HCNSO Student Theses and Dissertations

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Defense Date


Document Type

Thesis - NSU Access Only

Degree Name

M.S. Marine Biology

Second Degree Name

M.S. Marine Environmental Sciences


Oceanographic Center

First Advisor

Edward O. Keith

Second Advisor

Curtis M. Burney

Third Advisor

Brian Mealey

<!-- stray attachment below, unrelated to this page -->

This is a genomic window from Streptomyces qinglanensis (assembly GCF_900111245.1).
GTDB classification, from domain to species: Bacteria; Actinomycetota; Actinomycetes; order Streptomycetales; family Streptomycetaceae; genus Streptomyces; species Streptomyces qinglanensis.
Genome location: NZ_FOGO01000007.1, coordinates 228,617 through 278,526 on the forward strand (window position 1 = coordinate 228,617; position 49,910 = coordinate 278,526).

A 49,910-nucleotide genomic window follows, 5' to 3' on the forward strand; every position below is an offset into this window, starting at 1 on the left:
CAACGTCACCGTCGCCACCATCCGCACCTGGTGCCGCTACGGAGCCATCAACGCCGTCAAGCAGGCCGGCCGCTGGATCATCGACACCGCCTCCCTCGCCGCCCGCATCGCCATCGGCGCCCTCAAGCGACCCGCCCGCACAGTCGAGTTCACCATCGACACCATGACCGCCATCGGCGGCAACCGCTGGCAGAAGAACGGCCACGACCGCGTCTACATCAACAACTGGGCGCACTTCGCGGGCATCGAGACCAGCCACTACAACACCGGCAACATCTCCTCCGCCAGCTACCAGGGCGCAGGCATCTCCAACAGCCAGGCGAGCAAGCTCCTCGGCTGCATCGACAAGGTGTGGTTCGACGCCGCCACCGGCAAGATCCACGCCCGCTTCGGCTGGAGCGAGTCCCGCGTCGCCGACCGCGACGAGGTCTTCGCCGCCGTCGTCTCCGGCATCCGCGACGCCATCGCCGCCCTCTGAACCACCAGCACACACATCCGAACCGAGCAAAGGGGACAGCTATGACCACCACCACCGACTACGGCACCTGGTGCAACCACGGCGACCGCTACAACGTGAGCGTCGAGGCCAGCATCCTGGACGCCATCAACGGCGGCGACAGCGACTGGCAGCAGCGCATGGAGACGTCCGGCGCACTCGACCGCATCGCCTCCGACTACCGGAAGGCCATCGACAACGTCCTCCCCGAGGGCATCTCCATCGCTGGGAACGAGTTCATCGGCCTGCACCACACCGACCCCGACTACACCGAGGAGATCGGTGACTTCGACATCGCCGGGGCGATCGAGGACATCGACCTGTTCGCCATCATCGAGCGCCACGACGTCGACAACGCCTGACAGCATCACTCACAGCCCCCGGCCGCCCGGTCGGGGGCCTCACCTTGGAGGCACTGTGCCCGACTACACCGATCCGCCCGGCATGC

This study analyzed non-breeding and wintering Osprey (Pandion haliaetus). Ospreys were surveyed from 2002-2005 along the Intracoastal Waterway in Port Everglades, Florida. The mean yearly sightings were 78 birds / yr. Sightings were not random and most frequent in the Upper-harbor, Mid-harbor and Dania Canal. There was no yearly difference in the number of Ospreys sighted. These results suggest a restoration project that removed all Australian pine trees (Casuarina equisetifolia) in a nearby state park appeared to have no impact on Ospreys in the area. There was a monthly difference in the number of Ospreys sighted, indicating that this area accommodated both migratory and residential Osprey. During the wintering season, October to March, sightings were at their highest. There was a difference in the sighting frequency of Ospreys based on perch type. Ospreys were perched more frequently in Red Mangrove trees (Rhizophora mangle) and on snags. There was a difference in the sighting frequency of Ospreys based on tidal state and water clarity. Ospreys were seen most frequently during low tide and most when water clarity was between 164-255 cm. There was a difference in the sighting frequency of Ospreys based on sky condition. Ospreys were seen most frequently on clear or cloudy days, although it only rained twice during the surveys, precluding statistical comparison to rainy conditions. Sixty four percent of the Ospreys in the Port Everglades area were males and 10% were females. Thirty one percent of photographed birds were individually identifiable. One individual observed on 14 occasions displayed site fidelity throughout the wintering season as well as between 2 yrs. No active nests were identified in the surveyed area of Port Everglades, therefore suggesting it is a possible important foraging and wintering area for resident and migratory birds.

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